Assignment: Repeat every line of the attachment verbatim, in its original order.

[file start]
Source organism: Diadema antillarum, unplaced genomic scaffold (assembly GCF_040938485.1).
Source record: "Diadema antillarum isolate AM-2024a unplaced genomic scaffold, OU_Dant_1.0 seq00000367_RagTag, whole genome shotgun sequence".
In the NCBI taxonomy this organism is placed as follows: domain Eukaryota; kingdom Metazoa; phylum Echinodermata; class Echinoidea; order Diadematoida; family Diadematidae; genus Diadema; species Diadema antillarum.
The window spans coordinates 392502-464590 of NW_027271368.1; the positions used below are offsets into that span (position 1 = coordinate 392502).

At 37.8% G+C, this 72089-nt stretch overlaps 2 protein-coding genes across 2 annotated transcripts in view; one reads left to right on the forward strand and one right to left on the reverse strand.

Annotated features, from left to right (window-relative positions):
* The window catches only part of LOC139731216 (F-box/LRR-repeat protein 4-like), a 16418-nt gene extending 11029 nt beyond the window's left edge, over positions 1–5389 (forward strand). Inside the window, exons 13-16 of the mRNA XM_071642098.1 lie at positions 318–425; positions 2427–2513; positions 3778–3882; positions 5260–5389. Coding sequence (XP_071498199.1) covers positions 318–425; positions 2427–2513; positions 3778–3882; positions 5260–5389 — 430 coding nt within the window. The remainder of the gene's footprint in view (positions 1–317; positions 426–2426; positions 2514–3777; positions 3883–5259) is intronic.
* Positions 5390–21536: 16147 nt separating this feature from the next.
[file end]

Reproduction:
Source organism: Diadema antillarum, unplaced genomic scaffold (assembly GCF_040938485.1).
Source record: "Diadema antillarum isolate AM-2024a unplaced genomic scaffold, OU_Dant_1.0 seq00000367_RagTag, whole genome shotgun sequence".
In the NCBI taxonomy this organism is placed as follows: domain Eukaryota; kingdom Metazoa; phylum Echinodermata; class Echinoidea; order Diadematoida; family Diadematidae; genus Diadema; species Diadema antillarum.
The window spans coordinates 392502-464590 of NW_027271368.1; the positions used below are offsets into that span (position 1 = coordinate 392502).

At 37.8% G+C, this 72089-nt stretch overlaps 2 protein-coding genes across 2 annotated transcripts in view; one reads left to right on the forward strand and one right to left on the reverse strand.

Annotated features, from left to right (window-relative positions):
* The window catches only part of LOC139731216 (F-box/LRR-repeat protein 4-like), a 16418-nt gene extending 11029 nt beyond the window's left edge, over positions 1–5389 (forward strand). Inside the window, exons 13-16 of the mRNA XM_071642098.1 lie at positions 318–425; positions 2427–2513; positions 3778–3882; positions 5260–5389. Coding sequence (XP_071498199.1) covers positions 318–425; positions 2427–2513; positions 3778–3882; positions 5260–5389 — 430 coding nt within the window. The remainder of the gene's footprint in view (positions 1–317; positions 426–2426; positions 2514–3777; positions 3883–5259) is intronic.
* Positions 5390–21536: 16147 nt separating this feature from the next.